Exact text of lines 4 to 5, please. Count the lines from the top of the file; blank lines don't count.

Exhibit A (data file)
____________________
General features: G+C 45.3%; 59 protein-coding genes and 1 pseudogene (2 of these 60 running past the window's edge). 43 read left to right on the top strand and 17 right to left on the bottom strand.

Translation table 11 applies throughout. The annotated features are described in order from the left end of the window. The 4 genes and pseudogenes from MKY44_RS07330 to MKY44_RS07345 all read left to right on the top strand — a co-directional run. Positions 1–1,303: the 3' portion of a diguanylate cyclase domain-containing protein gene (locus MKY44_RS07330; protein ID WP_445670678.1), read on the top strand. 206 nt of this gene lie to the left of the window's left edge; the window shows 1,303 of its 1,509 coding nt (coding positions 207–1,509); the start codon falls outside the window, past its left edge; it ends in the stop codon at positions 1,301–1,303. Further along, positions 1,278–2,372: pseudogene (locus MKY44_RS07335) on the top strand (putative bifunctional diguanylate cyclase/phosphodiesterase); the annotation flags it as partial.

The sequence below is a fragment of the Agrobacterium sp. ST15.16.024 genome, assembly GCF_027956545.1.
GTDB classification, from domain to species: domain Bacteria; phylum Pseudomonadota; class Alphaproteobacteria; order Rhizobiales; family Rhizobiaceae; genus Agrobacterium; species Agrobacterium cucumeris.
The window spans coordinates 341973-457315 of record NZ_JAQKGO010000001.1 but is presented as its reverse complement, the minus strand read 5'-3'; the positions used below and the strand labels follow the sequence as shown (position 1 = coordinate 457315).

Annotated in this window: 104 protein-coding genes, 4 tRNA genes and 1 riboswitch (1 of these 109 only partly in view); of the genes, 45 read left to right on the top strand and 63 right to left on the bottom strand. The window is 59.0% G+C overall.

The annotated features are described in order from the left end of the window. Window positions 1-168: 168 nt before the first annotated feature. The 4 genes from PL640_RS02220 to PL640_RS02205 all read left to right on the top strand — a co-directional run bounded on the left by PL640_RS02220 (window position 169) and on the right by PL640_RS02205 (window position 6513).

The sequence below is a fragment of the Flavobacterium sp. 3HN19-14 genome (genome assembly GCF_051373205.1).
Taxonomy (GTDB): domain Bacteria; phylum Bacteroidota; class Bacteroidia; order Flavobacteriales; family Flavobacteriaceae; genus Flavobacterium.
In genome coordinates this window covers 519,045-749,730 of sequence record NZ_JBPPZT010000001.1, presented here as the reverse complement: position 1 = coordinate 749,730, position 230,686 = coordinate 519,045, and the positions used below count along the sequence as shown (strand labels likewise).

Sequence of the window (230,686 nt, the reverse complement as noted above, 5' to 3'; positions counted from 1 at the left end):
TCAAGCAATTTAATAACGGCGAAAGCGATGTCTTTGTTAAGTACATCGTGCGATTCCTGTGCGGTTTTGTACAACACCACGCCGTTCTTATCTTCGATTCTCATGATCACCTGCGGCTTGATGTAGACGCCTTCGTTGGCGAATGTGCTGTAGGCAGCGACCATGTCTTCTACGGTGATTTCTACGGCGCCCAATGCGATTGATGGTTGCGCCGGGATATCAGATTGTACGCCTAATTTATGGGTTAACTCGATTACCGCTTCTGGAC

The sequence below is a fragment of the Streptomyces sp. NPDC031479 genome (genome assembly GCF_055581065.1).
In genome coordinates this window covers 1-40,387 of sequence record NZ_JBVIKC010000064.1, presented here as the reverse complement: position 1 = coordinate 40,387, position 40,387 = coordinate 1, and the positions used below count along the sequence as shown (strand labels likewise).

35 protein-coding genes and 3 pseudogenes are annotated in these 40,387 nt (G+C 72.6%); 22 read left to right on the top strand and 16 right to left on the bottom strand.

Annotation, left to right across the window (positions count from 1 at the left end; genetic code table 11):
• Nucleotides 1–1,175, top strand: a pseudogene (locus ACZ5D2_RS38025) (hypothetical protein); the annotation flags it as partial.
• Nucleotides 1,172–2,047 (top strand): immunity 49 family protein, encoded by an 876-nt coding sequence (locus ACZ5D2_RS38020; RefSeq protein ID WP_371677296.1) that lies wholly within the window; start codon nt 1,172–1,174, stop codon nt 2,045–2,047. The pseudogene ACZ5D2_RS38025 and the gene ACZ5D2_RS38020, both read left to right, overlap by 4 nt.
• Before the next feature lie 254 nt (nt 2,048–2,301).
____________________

GTDB classification, from domain to species: domain Bacteria; phylum Pseudomonadota; class Alphaproteobacteria; order Rhizobiales; family Rhizobiaceae; genus Agrobacterium; species Agrobacterium cucumeris.
The window spans coordinates 341973-457315 of record NZ_JAQKGO010000001.1 but is presented as its reverse complement, the minus strand read 5'-3'; the positions used below and the strand labels follow the sequence as shown (position 1 = coordinate 457315).